Bernard Gitau @benagitau
It is the world’s largest alkaline as well as permanent desert lake. It went by the name Lake Rudolph from 1888 but is also known as the Jade Sea for its greenish-blue colour and notoriously strong desert winds. It is lake Turkana.
However, controversial construction of Gibe III and Kuraz Sugar Project across the border in Ethiopia are threatening to turn the Unesco World Heritage Site into a bowl of dust and misery. In fact, Unesco has listed the lake among the world’s most endangered sites.
So serious is the threat that the government of Kenya lodged complaints during a recent Unesco summit in Paris over the negative impact the projects have on Lake Turkana.
“Both the government and county governors are concerned that’s why we brought this issue up. We want to protect not just the lake but also the inhabitants around it,” Foreign Affairs Principal Secretary Kamau Macharia told People Daily.
He said it was with Kenya’s concurrence and that of Ethiopia authorities that the Lake is given special status for protection.
“It is not just about construction of the dam and sugar irrigation project but the management of water (trans boundary resources),” he added.
Lake Turkana, gets 90 per cent of its water from the Omo River which Ethiopia is using to generate power for both domestic use and export.
“The water flow into the lake has reduced drastically and the shoreline is receding a metre annually, it’s a serious cause for alarm,” Kenya Marine and Fisheries Research Institute (KMFRI) scientist researcher Casianes Olilo said. Besides raking in Sh500 million annually for the country, 300,000 people are at risk of losing their heritage and source of livelihood.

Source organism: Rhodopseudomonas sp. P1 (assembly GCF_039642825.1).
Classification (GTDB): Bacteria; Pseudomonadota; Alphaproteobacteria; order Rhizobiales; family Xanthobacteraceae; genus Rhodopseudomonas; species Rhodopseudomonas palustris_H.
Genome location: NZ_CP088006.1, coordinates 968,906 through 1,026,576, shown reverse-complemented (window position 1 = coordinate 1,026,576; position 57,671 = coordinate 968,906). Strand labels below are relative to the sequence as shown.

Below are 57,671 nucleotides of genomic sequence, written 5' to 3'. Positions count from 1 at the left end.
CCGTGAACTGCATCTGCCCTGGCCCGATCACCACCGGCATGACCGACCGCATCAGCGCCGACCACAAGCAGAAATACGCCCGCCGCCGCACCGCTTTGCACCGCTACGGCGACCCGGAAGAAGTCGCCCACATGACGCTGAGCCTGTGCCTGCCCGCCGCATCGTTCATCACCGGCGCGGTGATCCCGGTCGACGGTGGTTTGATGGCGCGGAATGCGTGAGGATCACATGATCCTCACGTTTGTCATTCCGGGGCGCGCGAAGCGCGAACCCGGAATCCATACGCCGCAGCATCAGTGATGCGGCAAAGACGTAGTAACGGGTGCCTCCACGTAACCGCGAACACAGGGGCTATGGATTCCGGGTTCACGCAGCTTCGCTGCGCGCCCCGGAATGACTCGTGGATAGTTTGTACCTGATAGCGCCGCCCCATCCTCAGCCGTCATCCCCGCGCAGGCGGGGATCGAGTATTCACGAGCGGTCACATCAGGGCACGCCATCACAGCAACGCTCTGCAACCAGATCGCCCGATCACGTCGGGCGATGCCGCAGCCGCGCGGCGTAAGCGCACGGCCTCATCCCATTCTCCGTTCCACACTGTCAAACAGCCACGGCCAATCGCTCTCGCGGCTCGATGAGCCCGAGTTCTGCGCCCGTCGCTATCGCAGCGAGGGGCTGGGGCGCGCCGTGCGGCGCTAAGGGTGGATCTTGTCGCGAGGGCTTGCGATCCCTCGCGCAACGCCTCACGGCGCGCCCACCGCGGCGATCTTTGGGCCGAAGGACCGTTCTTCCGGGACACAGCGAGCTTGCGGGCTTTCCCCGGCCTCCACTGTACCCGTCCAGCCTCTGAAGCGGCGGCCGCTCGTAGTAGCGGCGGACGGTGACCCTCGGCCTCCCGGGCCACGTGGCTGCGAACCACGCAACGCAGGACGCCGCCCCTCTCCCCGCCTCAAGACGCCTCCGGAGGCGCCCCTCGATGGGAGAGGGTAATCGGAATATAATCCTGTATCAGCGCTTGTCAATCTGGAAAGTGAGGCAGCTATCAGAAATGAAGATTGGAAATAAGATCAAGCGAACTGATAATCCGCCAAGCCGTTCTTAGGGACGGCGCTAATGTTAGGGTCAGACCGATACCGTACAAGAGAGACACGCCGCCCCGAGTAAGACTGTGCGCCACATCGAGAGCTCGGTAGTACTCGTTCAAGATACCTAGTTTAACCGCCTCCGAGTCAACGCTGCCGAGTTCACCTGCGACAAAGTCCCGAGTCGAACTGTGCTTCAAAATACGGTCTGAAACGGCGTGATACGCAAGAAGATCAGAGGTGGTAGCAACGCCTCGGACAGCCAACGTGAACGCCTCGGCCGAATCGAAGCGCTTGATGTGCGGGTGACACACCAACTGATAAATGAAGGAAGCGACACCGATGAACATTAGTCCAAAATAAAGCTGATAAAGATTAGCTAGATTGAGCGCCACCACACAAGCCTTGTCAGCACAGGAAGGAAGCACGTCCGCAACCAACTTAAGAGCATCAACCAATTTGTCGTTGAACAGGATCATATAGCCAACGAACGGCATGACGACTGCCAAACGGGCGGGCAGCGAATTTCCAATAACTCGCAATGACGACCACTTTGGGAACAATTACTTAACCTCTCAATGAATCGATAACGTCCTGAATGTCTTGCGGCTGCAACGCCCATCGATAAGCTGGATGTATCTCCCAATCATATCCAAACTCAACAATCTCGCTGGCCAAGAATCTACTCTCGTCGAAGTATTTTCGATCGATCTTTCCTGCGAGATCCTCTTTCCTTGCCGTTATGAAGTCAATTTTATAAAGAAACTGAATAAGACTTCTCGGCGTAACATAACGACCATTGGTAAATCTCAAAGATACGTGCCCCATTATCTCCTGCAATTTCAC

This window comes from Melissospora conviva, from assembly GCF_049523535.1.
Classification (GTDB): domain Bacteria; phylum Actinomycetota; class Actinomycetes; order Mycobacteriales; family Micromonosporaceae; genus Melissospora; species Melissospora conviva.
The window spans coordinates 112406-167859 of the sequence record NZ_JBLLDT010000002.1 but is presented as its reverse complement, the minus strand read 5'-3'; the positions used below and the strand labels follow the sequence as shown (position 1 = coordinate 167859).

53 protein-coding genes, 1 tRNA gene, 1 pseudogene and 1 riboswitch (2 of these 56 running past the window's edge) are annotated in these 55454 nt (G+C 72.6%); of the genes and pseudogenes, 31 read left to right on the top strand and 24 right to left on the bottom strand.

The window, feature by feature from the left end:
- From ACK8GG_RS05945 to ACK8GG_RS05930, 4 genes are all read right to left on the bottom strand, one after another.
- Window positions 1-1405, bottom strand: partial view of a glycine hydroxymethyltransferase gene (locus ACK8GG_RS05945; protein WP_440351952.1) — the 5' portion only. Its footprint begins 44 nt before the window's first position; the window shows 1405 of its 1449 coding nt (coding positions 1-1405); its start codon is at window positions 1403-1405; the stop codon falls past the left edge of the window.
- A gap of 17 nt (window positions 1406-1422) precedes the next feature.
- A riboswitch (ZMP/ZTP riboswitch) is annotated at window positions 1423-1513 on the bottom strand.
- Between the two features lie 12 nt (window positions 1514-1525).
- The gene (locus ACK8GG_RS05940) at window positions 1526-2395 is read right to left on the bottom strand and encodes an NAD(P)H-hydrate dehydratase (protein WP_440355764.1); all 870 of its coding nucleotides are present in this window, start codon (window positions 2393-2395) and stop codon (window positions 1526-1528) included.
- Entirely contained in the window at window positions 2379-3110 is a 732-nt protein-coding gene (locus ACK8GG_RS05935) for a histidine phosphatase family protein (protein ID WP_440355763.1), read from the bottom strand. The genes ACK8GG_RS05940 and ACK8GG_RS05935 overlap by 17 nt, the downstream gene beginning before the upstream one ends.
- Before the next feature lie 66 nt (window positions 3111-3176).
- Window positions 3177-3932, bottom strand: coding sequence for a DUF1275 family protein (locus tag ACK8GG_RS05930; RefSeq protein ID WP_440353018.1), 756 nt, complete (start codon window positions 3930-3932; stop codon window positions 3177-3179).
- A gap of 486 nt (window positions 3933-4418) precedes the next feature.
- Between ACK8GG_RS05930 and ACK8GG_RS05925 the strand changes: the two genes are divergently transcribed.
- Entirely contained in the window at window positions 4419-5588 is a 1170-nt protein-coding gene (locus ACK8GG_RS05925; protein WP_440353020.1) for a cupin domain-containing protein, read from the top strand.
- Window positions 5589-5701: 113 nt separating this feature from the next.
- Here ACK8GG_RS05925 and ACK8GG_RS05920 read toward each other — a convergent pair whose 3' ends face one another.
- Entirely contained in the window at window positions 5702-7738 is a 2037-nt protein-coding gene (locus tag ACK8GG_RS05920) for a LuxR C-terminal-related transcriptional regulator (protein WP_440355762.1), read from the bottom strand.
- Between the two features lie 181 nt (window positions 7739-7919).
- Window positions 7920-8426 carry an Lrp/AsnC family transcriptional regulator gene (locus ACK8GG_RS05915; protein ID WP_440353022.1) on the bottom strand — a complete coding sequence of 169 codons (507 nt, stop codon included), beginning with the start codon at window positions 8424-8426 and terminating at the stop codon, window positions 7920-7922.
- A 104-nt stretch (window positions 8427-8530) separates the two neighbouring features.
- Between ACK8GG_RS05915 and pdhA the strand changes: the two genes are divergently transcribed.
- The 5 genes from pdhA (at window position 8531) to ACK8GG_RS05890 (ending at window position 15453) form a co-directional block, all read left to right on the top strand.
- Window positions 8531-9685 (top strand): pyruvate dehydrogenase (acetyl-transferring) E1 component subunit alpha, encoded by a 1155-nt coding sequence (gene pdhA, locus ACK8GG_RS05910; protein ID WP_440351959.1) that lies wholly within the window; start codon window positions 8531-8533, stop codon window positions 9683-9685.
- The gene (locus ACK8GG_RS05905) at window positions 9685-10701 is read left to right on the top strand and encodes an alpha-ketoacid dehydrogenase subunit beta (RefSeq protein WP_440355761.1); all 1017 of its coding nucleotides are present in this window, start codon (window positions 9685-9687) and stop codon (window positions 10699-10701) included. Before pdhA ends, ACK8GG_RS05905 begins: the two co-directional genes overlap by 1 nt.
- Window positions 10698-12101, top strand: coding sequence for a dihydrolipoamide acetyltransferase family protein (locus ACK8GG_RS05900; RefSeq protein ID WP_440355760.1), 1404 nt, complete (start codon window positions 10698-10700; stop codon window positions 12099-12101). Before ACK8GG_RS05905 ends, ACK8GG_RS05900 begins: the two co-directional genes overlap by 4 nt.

“The temperature is equivalent to a boiling environment and if water flow is restricted, the worst scenario will see the lake break into two, with small section breaking off and becoming a lifeless, salty pool of algae,” said Olilo.
A conservation expert with Unesco, Guy Debonnet, added that Ethiopia is planning two new dams on the Omo river which will only make the situation worse. “We are concerned that these projects will have implication on the local communities who depend on the lake for fishing and for their livelihood,” he said.
The latest to be commissioned was the Gibe III on river Omo, with a generating capacity of 1,870 MW. Ironically, Kenya is said to be a major purchaser of Gibe III’s power.
The dam was inaugurated in December 2016 and will cost the government of Ethiopia up to USD$1.75 billion (Sh175 billion).
Already, fishermen are beginning to feel the pinch, according to Kalokol Impressa Beach Management Unit chair Stephen Lekwo.
“Kalokol in Turkana means “sea of many fish” but catches are declining because of changes in water levels and overfishing,” he said.
Martin Etebo, a fisherman for more than 30 years, said the lake supplied fish to markets across Africa, including as far as the Democratic Republic of the Congo.
“It’s not the same today, dozens of boats sit idle on the shoreline, some with their bottoms rotting out,” he said.
Fishermen are now forced to spend at least two nights in the Lake to make any catch, mostly Nile Perch, and still, the haul is underwhelming, he adds.
“We are forced to poach fish because our territories have been depleted. We sail more than 60 kilometres into the Lake which is not allowed by Kenya Wildlife Service (KWS),” he said.
Deputy President William Ruto during a recent tour of Turkana, however, assured leaders of the government’s commitment to resolve the issue.